Families or individuals who have experienced domestic violence are in the process of healing both physically and emotionally from multiple traumas. These traumas can have various effects on the mind, body and spirit. It is natural to experience these, and acknowledging the effects can be an important first step in embarking on a process towards restoration and healing.
People who are exposed to domestic violence often experience physical, mental or spiritual shifts that can endure and worsen if they are not addressed. According to a study done by the Centers for Disease Control, nearly three in every 10 women—about 32 million—and one in 10 men in the United States who experienced rape, physical violence and/or stalking by an intimate partner reported at least one measured impact or effect related to forms of violent behavior in that relationship.1
Even though survivors may experience similar types of abuse, the response to trauma may vary from person to person. Many factors can influence how a person responds to short- and long-term effects of the abuse, such as the frequency of abusive incidents, degree of severity and the effects on physical health. The overall impact of domestic violence also depends on the individual’s natural reactions to stress and ways of coping with stressful situations. Other factors can include age in which the trauma occurred, previous exposure to unrelated traumatic incidents and extent of therapy or timing of intervention.
It’s important to know that the effects of domestic violence can be overwhelming to experience, and even to learn about. It’s common for someone in an abusive relationship to not recall many aspects of their personality before being abused, especially if they have been exposed to violence for an extended period of time. Sometimes, it may seem as if the violence defines their identity. But know the effects of domestic violence are possible to overcome, and it is possible to break the cycle of violence. Recovery from exposure to domestic violence is possible, and although it requires addressing painful realities, it also entails discovering new inner strengths, a process that needs time, space and safety to begin.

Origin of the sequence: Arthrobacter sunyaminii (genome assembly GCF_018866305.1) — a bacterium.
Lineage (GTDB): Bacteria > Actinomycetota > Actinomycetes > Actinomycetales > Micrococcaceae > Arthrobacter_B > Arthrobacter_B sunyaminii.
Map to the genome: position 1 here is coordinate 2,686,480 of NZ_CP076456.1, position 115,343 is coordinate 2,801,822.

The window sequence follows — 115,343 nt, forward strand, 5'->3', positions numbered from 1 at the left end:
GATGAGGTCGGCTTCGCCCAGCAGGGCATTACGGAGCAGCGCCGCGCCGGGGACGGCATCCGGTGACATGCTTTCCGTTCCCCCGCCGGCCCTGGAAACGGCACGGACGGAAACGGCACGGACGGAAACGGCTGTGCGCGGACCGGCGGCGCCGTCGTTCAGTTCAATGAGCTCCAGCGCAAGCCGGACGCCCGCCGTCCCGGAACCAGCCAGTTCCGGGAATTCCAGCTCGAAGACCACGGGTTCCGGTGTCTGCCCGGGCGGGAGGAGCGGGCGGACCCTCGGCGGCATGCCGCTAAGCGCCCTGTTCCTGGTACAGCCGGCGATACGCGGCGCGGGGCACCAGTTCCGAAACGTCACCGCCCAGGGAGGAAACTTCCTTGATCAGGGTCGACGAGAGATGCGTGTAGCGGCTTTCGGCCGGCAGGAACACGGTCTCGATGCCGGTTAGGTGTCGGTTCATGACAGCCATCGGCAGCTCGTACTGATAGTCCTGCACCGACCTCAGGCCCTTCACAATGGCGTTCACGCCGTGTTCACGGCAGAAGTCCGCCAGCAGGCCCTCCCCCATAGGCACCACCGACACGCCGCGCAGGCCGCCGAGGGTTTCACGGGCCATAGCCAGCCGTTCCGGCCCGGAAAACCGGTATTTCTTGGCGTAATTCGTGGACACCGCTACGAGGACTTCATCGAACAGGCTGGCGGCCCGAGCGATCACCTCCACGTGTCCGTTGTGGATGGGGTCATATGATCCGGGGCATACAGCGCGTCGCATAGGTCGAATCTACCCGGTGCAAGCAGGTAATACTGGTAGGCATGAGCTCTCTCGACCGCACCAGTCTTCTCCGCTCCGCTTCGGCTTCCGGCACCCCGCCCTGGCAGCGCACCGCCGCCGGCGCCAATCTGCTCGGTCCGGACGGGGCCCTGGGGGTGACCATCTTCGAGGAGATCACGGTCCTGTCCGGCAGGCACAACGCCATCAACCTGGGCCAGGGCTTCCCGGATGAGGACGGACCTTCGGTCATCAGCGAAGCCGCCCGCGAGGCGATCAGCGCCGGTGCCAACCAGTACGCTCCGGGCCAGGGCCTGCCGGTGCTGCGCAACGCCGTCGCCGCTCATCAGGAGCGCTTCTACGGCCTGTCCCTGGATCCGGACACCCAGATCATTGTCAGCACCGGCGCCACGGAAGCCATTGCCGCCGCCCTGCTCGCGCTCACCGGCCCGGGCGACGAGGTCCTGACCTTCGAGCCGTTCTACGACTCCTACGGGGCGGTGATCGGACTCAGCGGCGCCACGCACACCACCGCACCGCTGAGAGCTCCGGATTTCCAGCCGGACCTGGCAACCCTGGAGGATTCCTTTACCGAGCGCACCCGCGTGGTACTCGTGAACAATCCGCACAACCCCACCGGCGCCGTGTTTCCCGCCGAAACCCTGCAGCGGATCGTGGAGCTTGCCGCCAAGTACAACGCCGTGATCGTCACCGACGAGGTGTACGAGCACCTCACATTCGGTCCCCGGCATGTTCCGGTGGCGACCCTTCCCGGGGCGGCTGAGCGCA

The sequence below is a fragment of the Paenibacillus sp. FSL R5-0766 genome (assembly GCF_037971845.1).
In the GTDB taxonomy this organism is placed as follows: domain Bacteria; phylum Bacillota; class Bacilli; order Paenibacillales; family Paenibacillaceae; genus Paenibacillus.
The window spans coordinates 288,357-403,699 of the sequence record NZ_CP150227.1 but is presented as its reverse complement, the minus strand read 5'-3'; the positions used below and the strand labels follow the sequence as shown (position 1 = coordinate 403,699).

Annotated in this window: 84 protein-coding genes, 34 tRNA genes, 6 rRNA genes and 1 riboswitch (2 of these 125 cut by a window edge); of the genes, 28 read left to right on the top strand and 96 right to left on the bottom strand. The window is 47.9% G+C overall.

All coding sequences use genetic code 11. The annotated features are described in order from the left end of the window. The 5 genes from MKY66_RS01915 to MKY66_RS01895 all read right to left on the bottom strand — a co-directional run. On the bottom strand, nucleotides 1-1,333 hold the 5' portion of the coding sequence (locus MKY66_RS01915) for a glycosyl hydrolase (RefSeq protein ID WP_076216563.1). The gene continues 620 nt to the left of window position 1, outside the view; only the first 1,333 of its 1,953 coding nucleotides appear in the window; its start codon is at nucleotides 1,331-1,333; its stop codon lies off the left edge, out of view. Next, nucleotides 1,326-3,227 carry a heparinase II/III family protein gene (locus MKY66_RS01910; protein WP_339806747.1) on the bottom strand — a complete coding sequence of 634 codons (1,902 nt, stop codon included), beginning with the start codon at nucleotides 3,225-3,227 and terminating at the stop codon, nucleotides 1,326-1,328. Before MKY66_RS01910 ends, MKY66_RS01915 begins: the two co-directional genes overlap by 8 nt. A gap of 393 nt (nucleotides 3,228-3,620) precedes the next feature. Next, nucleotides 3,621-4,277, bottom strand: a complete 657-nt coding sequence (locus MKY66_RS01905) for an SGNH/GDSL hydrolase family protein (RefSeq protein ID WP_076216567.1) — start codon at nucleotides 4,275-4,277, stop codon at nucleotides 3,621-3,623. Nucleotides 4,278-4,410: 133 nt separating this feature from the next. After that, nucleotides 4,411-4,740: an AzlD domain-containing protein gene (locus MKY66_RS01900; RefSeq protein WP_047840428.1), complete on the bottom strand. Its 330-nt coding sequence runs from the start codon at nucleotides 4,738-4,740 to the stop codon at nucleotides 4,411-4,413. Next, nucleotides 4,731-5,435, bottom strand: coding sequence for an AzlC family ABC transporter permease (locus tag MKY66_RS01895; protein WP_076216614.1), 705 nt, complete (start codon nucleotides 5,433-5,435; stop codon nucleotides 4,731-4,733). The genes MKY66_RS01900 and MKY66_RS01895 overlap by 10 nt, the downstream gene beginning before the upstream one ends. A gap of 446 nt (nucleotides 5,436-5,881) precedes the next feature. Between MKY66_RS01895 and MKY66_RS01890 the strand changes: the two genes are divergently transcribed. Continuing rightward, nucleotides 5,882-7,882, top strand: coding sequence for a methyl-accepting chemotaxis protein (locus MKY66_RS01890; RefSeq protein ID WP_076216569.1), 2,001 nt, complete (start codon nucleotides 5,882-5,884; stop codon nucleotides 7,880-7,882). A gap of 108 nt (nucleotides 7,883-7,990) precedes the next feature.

Trauma in the Body
When a physical danger threatens our control, ability to escape, or is something we can’t stop, we enact a natural instinct for survival. This includes the body summoning a tremendous amount of energy to fight or flee—short circuits. These short circuits ricochet through a person’s body and mind. This can result in shock, dissociation and many other kinds of involuntary responses while the violence is happening.
The short circuit stays with us long after the violence ends, and is the origin of the mental, physical and spiritual effects of domestic violence.
Many people who go through traumatic events may find that it can take some time to re-adjust and cope for a period after the event. The residual mental, physical and spiritual effects of domestic violence can permeate the daily lives of survivors, which make it difficult to heal. For some, there are severe effects in the immediate aftermath of an assault that may or may not last. For others, the effects come in waves and are not felt until the shock of the event wears off.
Effects of Domestic Violence
Abuse can have a serious impact on the way a person thinks and interacts with the world around them. The chronic exposure to domestic violence—and the stress fear resulting from this exposure—can cause not only immediate physical injury, but also mental shifts that occur as the mind attempts to process trauma or protect the body. Domestic violence affects one’s thoughts, feelings and behaviors and can significantly impact one’s mental stability. Increased anxiety, post-traumatic stress disorder and depression symptoms are commonly observed among survivors of domestic violence.
PTSD. Post-traumatic stress disorder (PTSD) is a mental health condition that is triggered by a terrifying event. Some common symptoms associated with PTSD are flashbacks, nightmares, severe anxiety and uncontrollable thoughts about the event. Many people who go through traumatic events have difficulty adjusting and coping for a while. But with time and support, such traumatic reactions usually get better.
Depression. Depression is more than common feelings of temporary sadness. Symptoms can include prolonged sadness, feelings of hopelessness, unexplained crying, changes in appetite with significant weight loss or gain, loss of energy or loss of interest and pleasure in activities previously enjoyed. Depression can affect a person’s outlook, which can lead to feelings of hopelessness. This, in turn, can impact his or her thought process and ability to make decisions. In extreme cases of depression, people may even experience suicidal thoughts and/or attempts. If you or someone you know is feeling suicidal, refer them to the National Suicide Prevention Lifeline at (800) 273-TALK.